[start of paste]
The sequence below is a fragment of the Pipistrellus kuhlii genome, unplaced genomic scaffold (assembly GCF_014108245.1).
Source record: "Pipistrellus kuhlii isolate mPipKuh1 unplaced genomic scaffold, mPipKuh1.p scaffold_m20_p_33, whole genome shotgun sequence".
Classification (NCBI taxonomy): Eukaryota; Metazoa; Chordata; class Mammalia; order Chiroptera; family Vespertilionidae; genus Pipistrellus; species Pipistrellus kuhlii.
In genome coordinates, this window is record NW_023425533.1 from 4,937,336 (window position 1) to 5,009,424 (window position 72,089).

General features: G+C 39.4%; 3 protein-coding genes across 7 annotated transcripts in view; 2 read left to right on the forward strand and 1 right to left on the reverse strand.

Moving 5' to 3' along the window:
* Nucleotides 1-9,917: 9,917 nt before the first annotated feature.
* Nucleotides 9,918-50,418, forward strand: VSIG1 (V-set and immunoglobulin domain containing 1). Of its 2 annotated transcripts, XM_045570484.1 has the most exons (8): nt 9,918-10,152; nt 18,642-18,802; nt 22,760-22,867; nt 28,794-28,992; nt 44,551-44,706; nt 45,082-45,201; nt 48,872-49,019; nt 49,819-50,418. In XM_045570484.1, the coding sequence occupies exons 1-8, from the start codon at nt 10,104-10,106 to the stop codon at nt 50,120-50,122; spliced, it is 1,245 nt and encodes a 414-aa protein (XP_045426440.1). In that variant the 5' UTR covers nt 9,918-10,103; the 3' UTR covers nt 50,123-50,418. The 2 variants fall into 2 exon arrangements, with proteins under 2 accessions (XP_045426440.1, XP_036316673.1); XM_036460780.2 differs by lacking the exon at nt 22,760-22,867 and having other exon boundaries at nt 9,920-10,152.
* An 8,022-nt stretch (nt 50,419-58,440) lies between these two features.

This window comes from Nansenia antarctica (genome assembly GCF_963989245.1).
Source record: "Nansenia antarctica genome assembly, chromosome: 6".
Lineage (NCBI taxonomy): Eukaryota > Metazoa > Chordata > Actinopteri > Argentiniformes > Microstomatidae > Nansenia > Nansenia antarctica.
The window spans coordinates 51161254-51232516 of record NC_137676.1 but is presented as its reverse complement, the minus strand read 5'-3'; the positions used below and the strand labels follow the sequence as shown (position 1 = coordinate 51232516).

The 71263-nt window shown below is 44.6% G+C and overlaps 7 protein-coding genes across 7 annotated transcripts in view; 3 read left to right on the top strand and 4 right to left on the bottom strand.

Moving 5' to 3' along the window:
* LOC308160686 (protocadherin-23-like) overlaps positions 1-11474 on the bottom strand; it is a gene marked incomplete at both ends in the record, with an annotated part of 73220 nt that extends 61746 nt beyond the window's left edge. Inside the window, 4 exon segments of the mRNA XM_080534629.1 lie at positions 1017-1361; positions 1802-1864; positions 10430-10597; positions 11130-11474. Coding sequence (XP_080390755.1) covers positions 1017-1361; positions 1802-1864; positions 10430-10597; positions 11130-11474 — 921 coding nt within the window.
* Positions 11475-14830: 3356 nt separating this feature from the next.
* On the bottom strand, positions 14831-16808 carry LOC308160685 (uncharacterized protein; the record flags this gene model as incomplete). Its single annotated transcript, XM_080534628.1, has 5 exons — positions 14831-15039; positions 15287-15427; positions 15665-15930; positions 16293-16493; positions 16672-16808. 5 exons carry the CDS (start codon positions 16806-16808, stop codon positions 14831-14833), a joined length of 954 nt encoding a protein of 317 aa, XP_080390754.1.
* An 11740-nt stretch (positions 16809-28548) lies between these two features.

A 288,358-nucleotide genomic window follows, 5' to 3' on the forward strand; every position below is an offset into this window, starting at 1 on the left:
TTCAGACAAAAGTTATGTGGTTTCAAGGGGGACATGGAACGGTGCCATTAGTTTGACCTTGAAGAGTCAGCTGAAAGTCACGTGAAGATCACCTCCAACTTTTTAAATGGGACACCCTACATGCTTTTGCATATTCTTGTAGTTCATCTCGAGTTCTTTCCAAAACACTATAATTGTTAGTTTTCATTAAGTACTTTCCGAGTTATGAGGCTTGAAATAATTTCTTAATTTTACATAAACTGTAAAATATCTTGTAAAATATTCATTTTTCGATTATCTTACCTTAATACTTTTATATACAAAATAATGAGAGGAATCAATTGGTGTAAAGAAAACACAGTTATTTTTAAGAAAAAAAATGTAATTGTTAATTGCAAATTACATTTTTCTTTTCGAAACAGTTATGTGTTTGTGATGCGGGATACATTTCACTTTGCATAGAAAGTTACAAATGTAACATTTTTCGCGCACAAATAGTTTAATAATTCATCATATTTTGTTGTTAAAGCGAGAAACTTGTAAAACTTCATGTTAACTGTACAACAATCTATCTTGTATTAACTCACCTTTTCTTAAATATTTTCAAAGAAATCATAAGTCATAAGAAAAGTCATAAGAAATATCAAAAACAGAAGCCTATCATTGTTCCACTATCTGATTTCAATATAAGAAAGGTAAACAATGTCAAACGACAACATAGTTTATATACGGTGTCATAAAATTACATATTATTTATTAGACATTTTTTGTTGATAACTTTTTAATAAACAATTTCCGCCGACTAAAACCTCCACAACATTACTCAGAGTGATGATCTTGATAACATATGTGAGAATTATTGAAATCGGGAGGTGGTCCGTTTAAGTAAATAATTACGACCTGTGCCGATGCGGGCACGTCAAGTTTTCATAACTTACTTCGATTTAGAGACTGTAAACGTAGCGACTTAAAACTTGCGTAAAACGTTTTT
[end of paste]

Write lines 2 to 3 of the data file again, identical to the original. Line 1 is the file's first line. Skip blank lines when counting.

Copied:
Source record: "Pipistrellus kuhlii isolate mPipKuh1 unplaced genomic scaffold, mPipKuh1.p scaffold_m20_p_33, whole genome shotgun sequence".
Classification (NCBI taxonomy): Eukaryota; Metazoa; Chordata; class Mammalia; order Chiroptera; family Vespertilionidae; genus Pipistrellus; species Pipistrellus kuhlii.